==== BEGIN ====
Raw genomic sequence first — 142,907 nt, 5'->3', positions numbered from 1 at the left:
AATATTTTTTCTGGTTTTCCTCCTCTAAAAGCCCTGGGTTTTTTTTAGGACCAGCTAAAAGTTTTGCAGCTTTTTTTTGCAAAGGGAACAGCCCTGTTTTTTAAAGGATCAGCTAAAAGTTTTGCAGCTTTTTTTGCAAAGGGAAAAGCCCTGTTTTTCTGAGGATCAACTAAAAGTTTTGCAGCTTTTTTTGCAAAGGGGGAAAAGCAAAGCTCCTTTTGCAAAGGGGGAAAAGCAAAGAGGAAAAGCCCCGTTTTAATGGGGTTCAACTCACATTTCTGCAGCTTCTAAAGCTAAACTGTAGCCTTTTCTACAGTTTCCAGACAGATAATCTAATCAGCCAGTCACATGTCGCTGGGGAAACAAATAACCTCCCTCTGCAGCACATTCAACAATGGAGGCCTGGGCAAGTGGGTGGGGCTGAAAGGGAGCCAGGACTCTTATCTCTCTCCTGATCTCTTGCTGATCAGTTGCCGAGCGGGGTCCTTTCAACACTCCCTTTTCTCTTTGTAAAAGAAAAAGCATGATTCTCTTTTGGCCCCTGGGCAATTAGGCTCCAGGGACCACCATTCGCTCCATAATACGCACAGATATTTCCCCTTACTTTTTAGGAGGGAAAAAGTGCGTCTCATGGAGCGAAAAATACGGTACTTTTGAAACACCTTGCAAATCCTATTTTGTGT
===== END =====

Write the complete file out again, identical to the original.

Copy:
Raw genomic sequence first — 142,907 nt, 5'->3', positions numbered from 1 at the left:
AATATTTTTTCTGGTTTTCCTCCTCTAAAAGCCCTGGGTTTTTTTTAGGACCAGCTAAAAGTTTTGCAGCTTTTTTTTGCAAAGGGAACAGCCCTGTTTTTTAAAGGATCAGCTAAAAGTTTTGCAGCTTTTTTTGCAAAGGGAAAAGCCCTGTTTTTCTGAGGATCAACTAAAAGTTTTGCAGCTTTTTTTGCAAAGGGGGAAAAGCAAAGCTCCTTTTGCAAAGGGGGAAAAGCAAAGAGGAAAAGCCCCGTTTTAATGGGGTTCAACTCACATTTCTGCAGCTTCTAAAGCTAAACTGTAGCCTTTTCTACAGTTTCCAGACAGATAATCTAATCAGCCAGTCACATGTCGCTGGGGAAACAAATAACCTCCCTCTGCAGCACATTCAACAATGGAGGCCTGGGCAAGTGGGTGGGGCTGAAAGGGAGCCAGGACTCTTATCTCTCTCCTGATCTCTTGCTGATCAGTTGCCGAGCGGGGTCCTTTCAACACTCCCTTTTCTCTTTGTAAAAGAAAAAGCATGATTCTCTTTTGGCCCCTGGGCAATTAGGCTCCAGGGACCACCATTCGCTCCATAATACGCACAGATATTTCCCCTTACTTTTTAGGAGGGAAAAAGTGCGTCTCATGGAGCGAAAAATACGGTACTTTTGAAACACCTTGCAAATCCTATTTTGTGT